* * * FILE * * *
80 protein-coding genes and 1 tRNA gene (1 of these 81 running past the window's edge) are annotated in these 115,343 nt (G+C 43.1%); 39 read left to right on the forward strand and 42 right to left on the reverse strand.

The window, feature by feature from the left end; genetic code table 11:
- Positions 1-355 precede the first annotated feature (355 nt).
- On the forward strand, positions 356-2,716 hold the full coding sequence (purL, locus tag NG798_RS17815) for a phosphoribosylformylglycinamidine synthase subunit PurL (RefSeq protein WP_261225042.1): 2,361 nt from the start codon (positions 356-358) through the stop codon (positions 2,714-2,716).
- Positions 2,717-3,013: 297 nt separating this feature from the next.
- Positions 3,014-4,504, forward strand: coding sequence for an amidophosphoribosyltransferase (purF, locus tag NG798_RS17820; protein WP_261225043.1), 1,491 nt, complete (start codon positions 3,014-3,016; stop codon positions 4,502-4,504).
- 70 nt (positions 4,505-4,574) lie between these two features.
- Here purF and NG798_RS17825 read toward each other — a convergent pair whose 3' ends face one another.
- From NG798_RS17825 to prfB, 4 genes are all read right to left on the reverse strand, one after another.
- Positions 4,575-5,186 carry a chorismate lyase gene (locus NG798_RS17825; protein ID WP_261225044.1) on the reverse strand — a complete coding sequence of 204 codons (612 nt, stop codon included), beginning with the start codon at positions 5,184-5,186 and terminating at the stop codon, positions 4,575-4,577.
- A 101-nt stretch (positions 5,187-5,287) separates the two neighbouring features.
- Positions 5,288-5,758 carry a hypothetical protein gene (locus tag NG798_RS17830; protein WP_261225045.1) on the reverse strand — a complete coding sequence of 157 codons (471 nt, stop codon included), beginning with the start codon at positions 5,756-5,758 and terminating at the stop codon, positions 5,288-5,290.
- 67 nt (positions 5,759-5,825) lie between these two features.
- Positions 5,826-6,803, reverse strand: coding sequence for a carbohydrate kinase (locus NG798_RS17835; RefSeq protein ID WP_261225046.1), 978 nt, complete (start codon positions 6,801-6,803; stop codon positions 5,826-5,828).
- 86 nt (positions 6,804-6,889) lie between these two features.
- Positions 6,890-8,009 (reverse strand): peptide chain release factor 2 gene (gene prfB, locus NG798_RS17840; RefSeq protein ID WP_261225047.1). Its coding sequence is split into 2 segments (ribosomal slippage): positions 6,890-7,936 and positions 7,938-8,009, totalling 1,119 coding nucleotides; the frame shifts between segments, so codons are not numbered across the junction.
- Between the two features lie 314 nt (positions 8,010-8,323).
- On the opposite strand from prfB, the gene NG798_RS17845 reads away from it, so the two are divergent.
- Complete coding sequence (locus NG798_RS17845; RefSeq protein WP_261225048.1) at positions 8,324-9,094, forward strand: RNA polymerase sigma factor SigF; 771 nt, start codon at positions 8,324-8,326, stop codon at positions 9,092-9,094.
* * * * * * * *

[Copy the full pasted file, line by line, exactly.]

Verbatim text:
80 protein-coding genes and 1 tRNA gene (1 of these 81 running past the window's edge) are annotated in these 115,343 nt (G+C 43.1%); 39 read left to right on the forward strand and 42 right to left on the reverse strand.

The window, feature by feature from the left end; genetic code table 11:
- Positions 1-355 precede the first annotated feature (355 nt).
- On the forward strand, positions 356-2,716 hold the full coding sequence (purL, locus tag NG798_RS17815) for a phosphoribosylformylglycinamidine synthase subunit PurL (RefSeq protein WP_261225042.1): 2,361 nt from the start codon (positions 356-358) through the stop codon (positions 2,714-2,716).
- Positions 2,717-3,013: 297 nt separating this feature from the next.
- Positions 3,014-4,504, forward strand: coding sequence for an amidophosphoribosyltransferase (purF, locus tag NG798_RS17820; protein WP_261225043.1), 1,491 nt, complete (start codon positions 3,014-3,016; stop codon positions 4,502-4,504).
- 70 nt (positions 4,505-4,574) lie between these two features.
- Here purF and NG798_RS17825 read toward each other — a convergent pair whose 3' ends face one another.
- From NG798_RS17825 to prfB, 4 genes are all read right to left on the reverse strand, one after another.
- Positions 4,575-5,186 carry a chorismate lyase gene (locus NG798_RS17825; protein ID WP_261225044.1) on the reverse strand — a complete coding sequence of 204 codons (612 nt, stop codon included), beginning with the start codon at positions 5,184-5,186 and terminating at the stop codon, positions 4,575-4,577.
- A 101-nt stretch (positions 5,187-5,287) separates the two neighbouring features.
- Positions 5,288-5,758 carry a hypothetical protein gene (locus tag NG798_RS17830; protein WP_261225045.1) on the reverse strand — a complete coding sequence of 157 codons (471 nt, stop codon included), beginning with the start codon at positions 5,756-5,758 and terminating at the stop codon, positions 5,288-5,290.
- 67 nt (positions 5,759-5,825) lie between these two features.
- Positions 5,826-6,803, reverse strand: coding sequence for a carbohydrate kinase (locus NG798_RS17835; RefSeq protein ID WP_261225046.1), 978 nt, complete (start codon positions 6,801-6,803; stop codon positions 5,826-5,828).
- 86 nt (positions 6,804-6,889) lie between these two features.
- Positions 6,890-8,009 (reverse strand): peptide chain release factor 2 gene (gene prfB, locus NG798_RS17840; RefSeq protein ID WP_261225047.1). Its coding sequence is split into 2 segments (ribosomal slippage): positions 6,890-7,936 and positions 7,938-8,009, totalling 1,119 coding nucleotides; the frame shifts between segments, so codons are not numbered across the junction.
- Between the two features lie 314 nt (positions 8,010-8,323).
- On the opposite strand from prfB, the gene NG798_RS17845 reads away from it, so the two are divergent.
- Complete coding sequence (locus NG798_RS17845; RefSeq protein WP_261225048.1) at positions 8,324-9,094, forward strand: RNA polymerase sigma factor SigF; 771 nt, start codon at positions 8,324-8,326, stop codon at positions 9,092-9,094.